Zack and Miri Documenters On The Woes Of Webisodes

Zak Knutson and Joey Figueroa of Chop Shop Entertainment are all about using webisodes to promote your film, but the role of the promotional webisode as it relates to mainstream content turns out to have some awkward side effects, as they discussed on a panel at SXSW yesterday.

Hired to produce behind the scenes material for Kevin Smith’s Zack and Miri Make a Porno, Knutson and Figueroa included as part of the package — which also included electronic press kit footage and a making-of documentary — webisodes that introduced audiences to the film months ahead of time; essentially an electronic press kit for the masses. “We just want to change the way the [electronic press kit] is done,” Figueroa says. “Because in my opinion, the way it’s done is boring.”

The Money Shots series they produced was the core of that — the funniest of which is a deadpan faceoff between Kevin Smith and Seth Rogen.

But there were some shorts they weren’t able to include, because it turns out that the MPAA now considers webisodes to be part of a film’s promotional materials, and it thus has to approve the content. Thus, a short featuring Rogan and other cast members discussing and interacting with the fake semen used for a shot was banned. The banned video (which they screened) is available on the Zack and Miri DVD as a special feature — but “it would have gone viral,” according to Knutson.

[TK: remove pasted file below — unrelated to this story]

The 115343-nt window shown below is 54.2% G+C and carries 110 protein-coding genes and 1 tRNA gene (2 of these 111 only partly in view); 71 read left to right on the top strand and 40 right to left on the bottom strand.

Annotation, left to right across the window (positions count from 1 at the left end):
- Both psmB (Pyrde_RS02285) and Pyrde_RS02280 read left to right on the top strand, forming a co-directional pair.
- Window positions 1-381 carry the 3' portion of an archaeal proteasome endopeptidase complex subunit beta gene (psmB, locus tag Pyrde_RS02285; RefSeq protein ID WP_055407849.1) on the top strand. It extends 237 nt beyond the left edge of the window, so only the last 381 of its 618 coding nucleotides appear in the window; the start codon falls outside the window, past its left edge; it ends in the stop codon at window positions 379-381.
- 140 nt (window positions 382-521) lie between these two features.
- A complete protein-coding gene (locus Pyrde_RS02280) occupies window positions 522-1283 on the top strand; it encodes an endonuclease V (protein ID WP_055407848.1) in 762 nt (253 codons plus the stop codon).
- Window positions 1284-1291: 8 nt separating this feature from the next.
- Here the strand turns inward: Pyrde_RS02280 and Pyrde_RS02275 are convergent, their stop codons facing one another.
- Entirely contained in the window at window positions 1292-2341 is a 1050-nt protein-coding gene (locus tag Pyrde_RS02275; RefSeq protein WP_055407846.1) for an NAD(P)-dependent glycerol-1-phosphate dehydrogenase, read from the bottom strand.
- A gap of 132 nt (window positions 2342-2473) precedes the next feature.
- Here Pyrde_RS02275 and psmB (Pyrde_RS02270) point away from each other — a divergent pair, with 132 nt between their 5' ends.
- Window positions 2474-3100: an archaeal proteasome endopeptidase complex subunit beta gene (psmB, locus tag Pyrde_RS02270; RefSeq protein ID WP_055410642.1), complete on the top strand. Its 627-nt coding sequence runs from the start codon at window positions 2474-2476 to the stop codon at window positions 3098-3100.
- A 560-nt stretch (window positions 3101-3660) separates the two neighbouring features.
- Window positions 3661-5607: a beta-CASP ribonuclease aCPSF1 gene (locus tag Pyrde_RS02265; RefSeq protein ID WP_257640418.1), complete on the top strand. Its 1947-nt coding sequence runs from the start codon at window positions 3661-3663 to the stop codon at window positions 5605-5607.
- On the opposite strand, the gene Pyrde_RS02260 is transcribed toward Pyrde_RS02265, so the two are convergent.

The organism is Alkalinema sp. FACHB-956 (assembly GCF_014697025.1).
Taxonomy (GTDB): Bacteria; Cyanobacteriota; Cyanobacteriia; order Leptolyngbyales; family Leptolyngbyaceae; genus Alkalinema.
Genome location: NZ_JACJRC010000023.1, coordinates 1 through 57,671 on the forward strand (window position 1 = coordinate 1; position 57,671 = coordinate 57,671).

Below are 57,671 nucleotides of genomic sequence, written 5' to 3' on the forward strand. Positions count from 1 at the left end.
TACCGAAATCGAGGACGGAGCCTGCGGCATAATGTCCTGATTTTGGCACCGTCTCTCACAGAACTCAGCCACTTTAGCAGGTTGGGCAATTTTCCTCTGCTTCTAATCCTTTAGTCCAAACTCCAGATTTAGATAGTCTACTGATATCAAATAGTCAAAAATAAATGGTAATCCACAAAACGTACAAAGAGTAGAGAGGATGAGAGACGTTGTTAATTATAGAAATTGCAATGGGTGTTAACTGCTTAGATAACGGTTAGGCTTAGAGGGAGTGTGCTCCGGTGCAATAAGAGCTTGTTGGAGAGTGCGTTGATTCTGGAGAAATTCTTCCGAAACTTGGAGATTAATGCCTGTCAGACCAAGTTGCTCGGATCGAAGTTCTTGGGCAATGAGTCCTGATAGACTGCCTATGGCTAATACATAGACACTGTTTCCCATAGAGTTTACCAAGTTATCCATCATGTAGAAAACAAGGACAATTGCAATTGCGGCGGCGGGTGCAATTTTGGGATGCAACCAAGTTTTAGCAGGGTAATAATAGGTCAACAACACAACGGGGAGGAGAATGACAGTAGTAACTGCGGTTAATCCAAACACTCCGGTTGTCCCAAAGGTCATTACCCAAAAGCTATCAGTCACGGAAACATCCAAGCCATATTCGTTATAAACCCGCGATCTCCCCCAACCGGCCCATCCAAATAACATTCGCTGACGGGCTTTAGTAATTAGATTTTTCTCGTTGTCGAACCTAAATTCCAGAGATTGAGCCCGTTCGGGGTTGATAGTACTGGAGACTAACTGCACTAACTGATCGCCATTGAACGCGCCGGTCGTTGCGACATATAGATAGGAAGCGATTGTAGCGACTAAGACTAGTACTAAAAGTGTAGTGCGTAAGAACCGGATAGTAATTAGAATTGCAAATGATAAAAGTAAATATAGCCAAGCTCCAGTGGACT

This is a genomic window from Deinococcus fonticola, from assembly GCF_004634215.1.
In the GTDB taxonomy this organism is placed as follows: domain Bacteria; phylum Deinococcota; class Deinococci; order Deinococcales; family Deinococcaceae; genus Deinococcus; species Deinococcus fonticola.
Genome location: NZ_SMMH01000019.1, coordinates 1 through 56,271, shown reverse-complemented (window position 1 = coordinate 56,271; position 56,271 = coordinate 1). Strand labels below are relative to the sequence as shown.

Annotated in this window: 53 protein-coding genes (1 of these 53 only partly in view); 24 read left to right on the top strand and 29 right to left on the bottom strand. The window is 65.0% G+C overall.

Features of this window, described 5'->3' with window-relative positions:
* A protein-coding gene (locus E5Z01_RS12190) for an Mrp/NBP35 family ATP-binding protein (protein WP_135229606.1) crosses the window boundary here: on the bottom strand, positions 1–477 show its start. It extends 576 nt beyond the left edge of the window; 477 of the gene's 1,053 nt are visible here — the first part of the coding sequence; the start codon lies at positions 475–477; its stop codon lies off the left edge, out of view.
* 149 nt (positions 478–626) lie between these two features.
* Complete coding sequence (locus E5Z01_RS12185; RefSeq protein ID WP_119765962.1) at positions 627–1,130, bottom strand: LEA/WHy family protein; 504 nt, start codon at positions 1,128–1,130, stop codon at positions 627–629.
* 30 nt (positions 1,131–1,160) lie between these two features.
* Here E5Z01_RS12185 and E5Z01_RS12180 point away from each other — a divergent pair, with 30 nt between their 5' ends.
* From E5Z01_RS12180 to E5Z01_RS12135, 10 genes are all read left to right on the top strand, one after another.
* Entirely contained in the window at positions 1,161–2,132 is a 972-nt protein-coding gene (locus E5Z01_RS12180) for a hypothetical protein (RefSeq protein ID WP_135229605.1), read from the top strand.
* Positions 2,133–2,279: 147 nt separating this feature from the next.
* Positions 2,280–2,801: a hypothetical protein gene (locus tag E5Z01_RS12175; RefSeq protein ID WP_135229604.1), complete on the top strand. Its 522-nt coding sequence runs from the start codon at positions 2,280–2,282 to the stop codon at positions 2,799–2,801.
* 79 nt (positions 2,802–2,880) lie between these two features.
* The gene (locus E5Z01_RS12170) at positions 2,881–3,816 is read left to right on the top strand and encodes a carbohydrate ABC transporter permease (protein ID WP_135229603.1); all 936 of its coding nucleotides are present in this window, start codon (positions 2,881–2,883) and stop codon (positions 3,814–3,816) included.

The rest of the Money Shots shorts were put behind an ad gate, which Knutson flat out called “bulls—” because while the content was restricted to audiences aged 18 and up, the actual R-rated film could be seen in theaters by those aged 17.

One of the unrestricted clips turned out to be the greatest success, although Knutson and Figueroa were initially reluctant to do it. Last February, when Elizabeth Banks, the film’s co-star, came to them with the idea of making a parody of the I’m F***ing Matt Damon short, the guys knew that the joke was already in danger of getting overplayed. But Banks really wanted to do it, so they went ahead with it — and it got crazy hits.

Not only that, but after the video was released, the Weinstein Co. got tracking numbers (stats which rank people’s awareness of upcoming films) that put Zack and Miri at No. 2 — just behind The Dark Knight.

Of course, that was at least seven months before the film was released, and the webisodes being produced were not part of the core marketing campaign, which neither Knutson or Figueroa thought was particularly good. Which is why the thing that they seemed most excited about was encouraging indie filmmakers to make their own webisodes. The final message? “Go crazy.”